Although it is not uncommon to hear that small businesses are struggling and even shutting down due to load-shedding, some of them are finding ways to not turn the lights off permanently. The North West-based poultry farm Twin Chicks, which mainly has customers in Johannesburg and Ekurhuleni and is run by friends Mpho Serabele and Dimakatso Ngoveni, is one such business. Serabele and Ngoveni told Vutivi News that they have resorted to alternative energy solutions like gas heaters, solar lights, bio-bricks and the South African coal heater known as imbawula.
These energy sources had helped them deal with not having power. Ngoveni said that they had to become innovative and prepared for load-shedding, which could go on for weeks at a time. Ngoveni also said that they were already aware that during the winter periods, load-shedding was a serious problem for poultry farmers, whose chickens needed heat to survive.
She said the pair had to buy a lot of coal, which cost them about R130 for a bag. It was used to light up the imbawula to keep the chickens warm at night. They also found ways to cover the chicken coops to block the wind. “Bio-bricks are very helpful as a backup plan to the coal, even though they burn quicker than coal,” Serabele said. “We also use gas heaters in case of an emergency, and we spend R270 for a gas cylinder.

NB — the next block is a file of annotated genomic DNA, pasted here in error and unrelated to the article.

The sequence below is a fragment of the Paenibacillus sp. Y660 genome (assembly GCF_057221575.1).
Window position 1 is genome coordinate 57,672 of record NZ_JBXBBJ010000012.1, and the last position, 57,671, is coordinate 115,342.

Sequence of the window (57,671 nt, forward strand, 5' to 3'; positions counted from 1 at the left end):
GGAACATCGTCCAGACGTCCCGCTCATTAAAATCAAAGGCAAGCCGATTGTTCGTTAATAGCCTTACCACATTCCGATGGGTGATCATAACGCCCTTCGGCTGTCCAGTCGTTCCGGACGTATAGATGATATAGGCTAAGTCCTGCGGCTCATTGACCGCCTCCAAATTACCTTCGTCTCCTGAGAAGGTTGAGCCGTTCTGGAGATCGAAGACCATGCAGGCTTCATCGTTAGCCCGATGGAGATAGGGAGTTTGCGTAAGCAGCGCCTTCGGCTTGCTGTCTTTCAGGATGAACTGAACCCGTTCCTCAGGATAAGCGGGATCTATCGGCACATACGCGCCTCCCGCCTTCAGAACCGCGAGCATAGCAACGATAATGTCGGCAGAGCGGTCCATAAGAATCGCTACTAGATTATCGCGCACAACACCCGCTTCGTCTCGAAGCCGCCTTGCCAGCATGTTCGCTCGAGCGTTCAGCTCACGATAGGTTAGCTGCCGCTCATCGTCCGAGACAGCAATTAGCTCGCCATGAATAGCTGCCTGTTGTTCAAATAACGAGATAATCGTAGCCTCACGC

“We also place wooden pallets on the floor before we place the chickens to prevent them from being affected by the ground’s cold temperature. At this point, we are trying to use all types of methods to ensure that our chickens do not die,” she said. Serabele said that although these methods were helpful, they were costly and required consistency in maintaining the chicken coops’ heating system. “Our farm manager is very dedicated in his task, and ensures that the chickens are warm, especially for the chicks that are between five to 12 days old,” Serabele said.
“At some point, he was sleeping in the chicken coop, because temperatures tend to drop in the middle of the night and he has to be there to maintain a certain temperature.” Ngoveni agreed that these interventions were not cheap. “We are thankful that we have jobs that help us sustain our business, but we are faced with an inflation rate that just increased, rising petrol prices and an increase in feed prices, which is a pandemic on its own,” she said.
“If only the government could consider funding small-scale farmers like ours, we would be able to prepare for winter seasons. “It is unfortunate, though, that there are small businesses that are not as fortunate as we are in preparing for load shedding.”